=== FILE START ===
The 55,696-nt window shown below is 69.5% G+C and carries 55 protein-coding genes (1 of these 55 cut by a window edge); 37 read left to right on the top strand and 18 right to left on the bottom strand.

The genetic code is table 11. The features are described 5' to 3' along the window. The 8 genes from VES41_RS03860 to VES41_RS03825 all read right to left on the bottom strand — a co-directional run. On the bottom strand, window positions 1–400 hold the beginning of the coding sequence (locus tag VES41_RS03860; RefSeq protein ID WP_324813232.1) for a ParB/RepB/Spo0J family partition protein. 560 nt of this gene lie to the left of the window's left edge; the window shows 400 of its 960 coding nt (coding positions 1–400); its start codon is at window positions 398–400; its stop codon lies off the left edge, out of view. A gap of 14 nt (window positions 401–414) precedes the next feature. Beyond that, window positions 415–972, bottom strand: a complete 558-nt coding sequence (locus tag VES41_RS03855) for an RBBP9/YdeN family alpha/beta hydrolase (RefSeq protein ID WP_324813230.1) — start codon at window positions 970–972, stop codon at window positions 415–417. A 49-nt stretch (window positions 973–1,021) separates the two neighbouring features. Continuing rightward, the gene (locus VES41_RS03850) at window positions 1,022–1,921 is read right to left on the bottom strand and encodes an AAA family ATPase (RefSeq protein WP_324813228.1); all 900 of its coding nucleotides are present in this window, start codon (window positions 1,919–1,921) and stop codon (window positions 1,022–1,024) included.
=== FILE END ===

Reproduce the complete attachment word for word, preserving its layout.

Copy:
The 55,696-nt window shown below is 69.5% G+C and carries 55 protein-coding genes (1 of these 55 cut by a window edge); 37 read left to right on the top strand and 18 right to left on the bottom strand.

The genetic code is table 11. The features are described 5' to 3' along the window. The 8 genes from VES41_RS03860 to VES41_RS03825 all read right to left on the bottom strand — a co-directional run. On the bottom strand, window positions 1–400 hold the beginning of the coding sequence (locus tag VES41_RS03860; RefSeq protein ID WP_324813232.1) for a ParB/RepB/Spo0J family partition protein. 560 nt of this gene lie to the left of the window's left edge; the window shows 400 of its 960 coding nt (coding positions 1–400); its start codon is at window positions 398–400; its stop codon lies off the left edge, out of view. A gap of 14 nt (window positions 401–414) precedes the next feature. Beyond that, window positions 415–972, bottom strand: a complete 558-nt coding sequence (locus tag VES41_RS03855) for an RBBP9/YdeN family alpha/beta hydrolase (RefSeq protein ID WP_324813230.1) — start codon at window positions 970–972, stop codon at window positions 415–417. A 49-nt stretch (window positions 973–1,021) separates the two neighbouring features. Continuing rightward, the gene (locus VES41_RS03850) at window positions 1,022–1,921 is read right to left on the bottom strand and encodes an AAA family ATPase (RefSeq protein WP_324813228.1); all 900 of its coding nucleotides are present in this window, start codon (window positions 1,919–1,921) and stop codon (window positions 1,022–1,024) included.